Creating Sacred Space
It is important to find a way to connect with a sense of the sacred in some way. Churches, synagogues, and meditation centers are usually designed with this in mind. There one can find the quiet openness and symbols of the sacred that help us enter into a different frame of mind. Some people say they prefer nature for this purpose, which is fine. But as with the church and synagogue, you must bring a certain kind of attitude and intention with you to these places as well. It would be a shame to be in a beautiful natural place and hike through it with the same hurry and worry that we have in the rest of our lives.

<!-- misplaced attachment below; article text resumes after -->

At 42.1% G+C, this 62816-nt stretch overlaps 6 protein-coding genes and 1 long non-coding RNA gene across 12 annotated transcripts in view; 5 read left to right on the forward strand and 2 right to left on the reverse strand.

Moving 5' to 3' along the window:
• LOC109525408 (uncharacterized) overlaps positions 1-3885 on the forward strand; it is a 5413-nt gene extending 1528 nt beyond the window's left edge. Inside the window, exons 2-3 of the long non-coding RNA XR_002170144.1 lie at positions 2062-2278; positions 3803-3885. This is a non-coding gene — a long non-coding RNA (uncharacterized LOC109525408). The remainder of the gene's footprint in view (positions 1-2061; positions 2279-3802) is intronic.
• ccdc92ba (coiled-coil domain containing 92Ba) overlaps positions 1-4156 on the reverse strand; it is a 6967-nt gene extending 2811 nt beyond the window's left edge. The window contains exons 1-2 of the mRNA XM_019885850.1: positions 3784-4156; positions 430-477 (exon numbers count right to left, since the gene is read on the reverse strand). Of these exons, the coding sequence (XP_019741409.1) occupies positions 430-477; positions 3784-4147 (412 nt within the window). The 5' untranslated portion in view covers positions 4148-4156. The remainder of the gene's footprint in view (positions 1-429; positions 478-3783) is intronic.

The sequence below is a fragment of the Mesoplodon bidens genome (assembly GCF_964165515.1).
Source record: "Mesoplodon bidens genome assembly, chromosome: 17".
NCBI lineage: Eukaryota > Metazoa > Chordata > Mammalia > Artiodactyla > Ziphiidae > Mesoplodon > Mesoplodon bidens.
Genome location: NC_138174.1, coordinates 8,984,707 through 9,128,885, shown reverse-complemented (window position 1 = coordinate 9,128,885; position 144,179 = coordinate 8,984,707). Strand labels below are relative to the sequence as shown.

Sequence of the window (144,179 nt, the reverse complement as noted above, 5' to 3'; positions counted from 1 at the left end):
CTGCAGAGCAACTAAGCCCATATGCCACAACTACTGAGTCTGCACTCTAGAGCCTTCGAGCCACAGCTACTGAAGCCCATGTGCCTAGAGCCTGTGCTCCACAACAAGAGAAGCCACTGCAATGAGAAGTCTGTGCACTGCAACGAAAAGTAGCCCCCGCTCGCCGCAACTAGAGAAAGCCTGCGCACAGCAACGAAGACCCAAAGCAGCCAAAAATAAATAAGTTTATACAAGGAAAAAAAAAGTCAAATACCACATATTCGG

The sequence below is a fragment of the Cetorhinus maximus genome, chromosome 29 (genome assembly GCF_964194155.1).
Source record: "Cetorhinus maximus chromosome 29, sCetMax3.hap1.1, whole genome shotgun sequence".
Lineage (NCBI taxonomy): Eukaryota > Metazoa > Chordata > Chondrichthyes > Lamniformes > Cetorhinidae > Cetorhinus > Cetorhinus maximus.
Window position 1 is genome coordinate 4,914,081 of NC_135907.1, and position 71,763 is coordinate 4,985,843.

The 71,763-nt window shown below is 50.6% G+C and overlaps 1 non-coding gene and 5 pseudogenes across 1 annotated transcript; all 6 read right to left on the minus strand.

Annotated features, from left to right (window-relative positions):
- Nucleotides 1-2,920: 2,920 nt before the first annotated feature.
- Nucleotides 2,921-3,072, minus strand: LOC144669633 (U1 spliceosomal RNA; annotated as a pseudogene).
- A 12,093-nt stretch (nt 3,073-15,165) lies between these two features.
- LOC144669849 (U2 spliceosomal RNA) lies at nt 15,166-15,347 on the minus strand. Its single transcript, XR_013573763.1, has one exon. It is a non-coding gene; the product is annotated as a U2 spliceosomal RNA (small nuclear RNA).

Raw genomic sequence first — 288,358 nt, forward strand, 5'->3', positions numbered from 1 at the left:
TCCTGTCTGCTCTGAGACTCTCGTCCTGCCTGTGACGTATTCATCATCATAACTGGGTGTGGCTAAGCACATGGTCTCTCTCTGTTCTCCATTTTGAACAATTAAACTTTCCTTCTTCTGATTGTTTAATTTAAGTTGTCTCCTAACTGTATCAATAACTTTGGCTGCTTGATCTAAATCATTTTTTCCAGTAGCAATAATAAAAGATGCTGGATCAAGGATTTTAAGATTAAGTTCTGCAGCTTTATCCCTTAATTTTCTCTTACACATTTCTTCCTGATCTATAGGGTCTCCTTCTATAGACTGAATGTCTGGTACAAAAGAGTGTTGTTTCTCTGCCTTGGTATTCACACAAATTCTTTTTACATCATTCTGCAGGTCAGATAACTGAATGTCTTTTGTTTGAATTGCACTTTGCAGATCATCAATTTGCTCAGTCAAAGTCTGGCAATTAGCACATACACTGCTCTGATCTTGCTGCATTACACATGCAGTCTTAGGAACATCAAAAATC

Perhaps even more important, find a space where you live to remind you of the sacred. Perhaps it is just a simple altar (a table, that is) with a vase and flower upon it. Or perhaps you would like to adorn it with symbols of the sacred that speak to you, such as a statue of a Buddha or a saint.
This practice can be very healing. So often we feel alienated, isolated, and alone. But connecting with the sacred is a powerful antidote for this.
The content of your sacred space, how you set it up and where, and what you put there, should be entirely in keeping with what works for you to evoke this sense. But the purpose all sacred space is the same—to remind us that all space is ultimately sacred.